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Navajo coal-fired generating plant can remain competitive with natural gas

Published by
World Coal,


Peabody has presented findings from a third-party study demonstrating that the Navajo Generating Station (NGS) can continue to be competitive with natural gas and other coal-fueled power plants through 2040. The conclusions counter suggestions that natural gas would render the plant uncompetitive and are based on a reduced-price fuel proposal by Peabody and a long-term analysis of the plant's economic performance conducted by Navigant Consulting, Inc.

   

Key findings, presented during an Arizona Corporation Commission working group meeting in Phoenix, offer an enhanced view of the plant's projected economic performance to keep the plant operating beyond 2019.  Peabody's efforts to extend operations also include examining the potential for a new plant ownership structure and are aimed at protecting thousands of Arizona jobs, hundreds of millions in annual tribal economic benefits and a critical source of low-cost baseload electricity that moves water across the state. NGS uses an Arizona energy resource and supports over 825 Arizona jobs at the mine and power plant.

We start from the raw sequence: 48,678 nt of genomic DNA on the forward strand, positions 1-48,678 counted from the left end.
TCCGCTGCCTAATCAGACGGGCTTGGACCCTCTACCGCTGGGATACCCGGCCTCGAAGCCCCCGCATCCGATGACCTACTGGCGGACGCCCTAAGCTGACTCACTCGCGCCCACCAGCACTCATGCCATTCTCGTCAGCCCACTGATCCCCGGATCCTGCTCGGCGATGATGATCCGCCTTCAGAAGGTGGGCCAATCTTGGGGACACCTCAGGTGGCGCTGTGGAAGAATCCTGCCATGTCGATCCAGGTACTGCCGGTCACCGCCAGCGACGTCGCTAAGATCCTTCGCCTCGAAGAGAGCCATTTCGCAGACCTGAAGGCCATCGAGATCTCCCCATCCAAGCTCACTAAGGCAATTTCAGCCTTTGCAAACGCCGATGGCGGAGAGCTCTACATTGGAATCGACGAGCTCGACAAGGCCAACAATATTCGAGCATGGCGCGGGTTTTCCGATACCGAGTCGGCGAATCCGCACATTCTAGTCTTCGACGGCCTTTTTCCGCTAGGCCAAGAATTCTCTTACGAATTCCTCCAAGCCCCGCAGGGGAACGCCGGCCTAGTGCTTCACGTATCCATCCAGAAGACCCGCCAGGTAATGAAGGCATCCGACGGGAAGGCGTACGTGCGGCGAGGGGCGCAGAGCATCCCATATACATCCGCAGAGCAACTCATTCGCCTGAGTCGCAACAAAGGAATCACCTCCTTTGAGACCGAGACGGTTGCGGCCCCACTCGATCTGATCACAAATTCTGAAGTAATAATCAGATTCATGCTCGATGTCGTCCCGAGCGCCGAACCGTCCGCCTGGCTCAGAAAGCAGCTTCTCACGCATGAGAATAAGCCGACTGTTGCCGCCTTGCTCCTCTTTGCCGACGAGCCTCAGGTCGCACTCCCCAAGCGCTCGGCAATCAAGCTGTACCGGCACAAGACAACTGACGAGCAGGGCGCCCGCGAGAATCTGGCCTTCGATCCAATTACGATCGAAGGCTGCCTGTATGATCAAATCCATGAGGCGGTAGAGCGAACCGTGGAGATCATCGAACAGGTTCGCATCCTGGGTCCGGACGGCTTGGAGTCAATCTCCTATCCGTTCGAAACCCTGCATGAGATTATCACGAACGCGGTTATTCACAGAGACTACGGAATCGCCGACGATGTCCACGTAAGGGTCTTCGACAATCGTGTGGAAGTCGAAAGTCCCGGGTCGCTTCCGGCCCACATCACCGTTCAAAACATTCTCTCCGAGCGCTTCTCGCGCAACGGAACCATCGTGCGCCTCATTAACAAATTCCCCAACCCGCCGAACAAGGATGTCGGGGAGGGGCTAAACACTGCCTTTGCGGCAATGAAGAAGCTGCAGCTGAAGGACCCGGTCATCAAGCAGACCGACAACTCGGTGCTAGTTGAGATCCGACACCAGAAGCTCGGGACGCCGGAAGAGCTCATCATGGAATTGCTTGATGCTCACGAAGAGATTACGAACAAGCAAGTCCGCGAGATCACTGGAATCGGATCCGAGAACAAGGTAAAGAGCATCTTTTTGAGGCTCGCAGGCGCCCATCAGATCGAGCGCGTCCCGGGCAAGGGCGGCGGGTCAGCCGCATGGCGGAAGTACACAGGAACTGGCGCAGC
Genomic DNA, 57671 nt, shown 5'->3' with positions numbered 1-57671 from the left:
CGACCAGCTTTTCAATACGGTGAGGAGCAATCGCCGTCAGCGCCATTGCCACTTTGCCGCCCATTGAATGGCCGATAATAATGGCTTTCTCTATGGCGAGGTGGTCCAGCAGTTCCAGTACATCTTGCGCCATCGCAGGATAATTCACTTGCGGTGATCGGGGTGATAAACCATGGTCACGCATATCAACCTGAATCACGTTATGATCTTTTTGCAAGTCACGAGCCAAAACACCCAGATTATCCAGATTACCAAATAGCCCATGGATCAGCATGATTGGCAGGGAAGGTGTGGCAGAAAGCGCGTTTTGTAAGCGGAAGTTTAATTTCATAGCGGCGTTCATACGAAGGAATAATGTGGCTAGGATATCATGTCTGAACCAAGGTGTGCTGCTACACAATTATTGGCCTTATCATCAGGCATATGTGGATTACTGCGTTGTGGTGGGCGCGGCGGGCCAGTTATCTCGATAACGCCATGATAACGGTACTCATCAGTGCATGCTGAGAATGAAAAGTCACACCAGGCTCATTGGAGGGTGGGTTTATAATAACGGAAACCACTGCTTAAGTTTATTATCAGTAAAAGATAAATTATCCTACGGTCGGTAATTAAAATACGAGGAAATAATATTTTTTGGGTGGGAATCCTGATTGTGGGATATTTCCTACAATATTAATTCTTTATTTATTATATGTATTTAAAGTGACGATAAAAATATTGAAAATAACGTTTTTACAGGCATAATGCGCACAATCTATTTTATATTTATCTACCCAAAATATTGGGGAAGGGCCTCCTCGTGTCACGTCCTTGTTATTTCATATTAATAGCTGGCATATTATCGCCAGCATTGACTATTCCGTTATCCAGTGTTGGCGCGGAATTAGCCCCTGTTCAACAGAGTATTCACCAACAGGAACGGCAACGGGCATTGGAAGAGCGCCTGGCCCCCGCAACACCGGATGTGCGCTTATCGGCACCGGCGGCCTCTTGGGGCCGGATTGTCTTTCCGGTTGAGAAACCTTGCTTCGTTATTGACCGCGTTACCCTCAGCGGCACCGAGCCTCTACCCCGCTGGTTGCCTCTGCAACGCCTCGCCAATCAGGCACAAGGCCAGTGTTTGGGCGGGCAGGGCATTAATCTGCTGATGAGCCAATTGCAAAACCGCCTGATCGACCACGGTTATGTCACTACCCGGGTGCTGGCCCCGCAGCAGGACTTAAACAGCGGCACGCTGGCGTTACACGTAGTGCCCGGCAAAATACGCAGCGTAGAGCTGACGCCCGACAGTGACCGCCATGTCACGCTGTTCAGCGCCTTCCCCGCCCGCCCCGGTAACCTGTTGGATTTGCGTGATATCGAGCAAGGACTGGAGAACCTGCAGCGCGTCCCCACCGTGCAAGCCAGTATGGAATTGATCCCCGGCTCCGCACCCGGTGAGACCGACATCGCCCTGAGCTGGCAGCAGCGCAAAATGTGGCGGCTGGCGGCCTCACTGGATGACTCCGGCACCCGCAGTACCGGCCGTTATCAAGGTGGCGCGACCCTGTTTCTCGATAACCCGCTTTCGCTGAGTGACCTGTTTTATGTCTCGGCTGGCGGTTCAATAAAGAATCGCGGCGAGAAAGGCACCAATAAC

The study was commissioned by Peabody and analysed anticipated changes in power and fuel markets affecting the Western United States. Based on Peabody's reduced-price fuel proposal and other assumptions outlined in the full report, the Navigant study projects that NGS is expected to:

   
  •  Remain one of the lowest variable cost generating resources in the region, dispatching at a high level with an annual capacity factor averaging over 80% from 2020 to 2040. Power plants with the lowest costs typically dispatch first and have a high capacity rate.
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  • Continue to be economically viable with positive operating margins and energy market cash flow savings of US$700 million (net present value) to Arizona ratepayers and contributing to capital recovery for new plant ownership.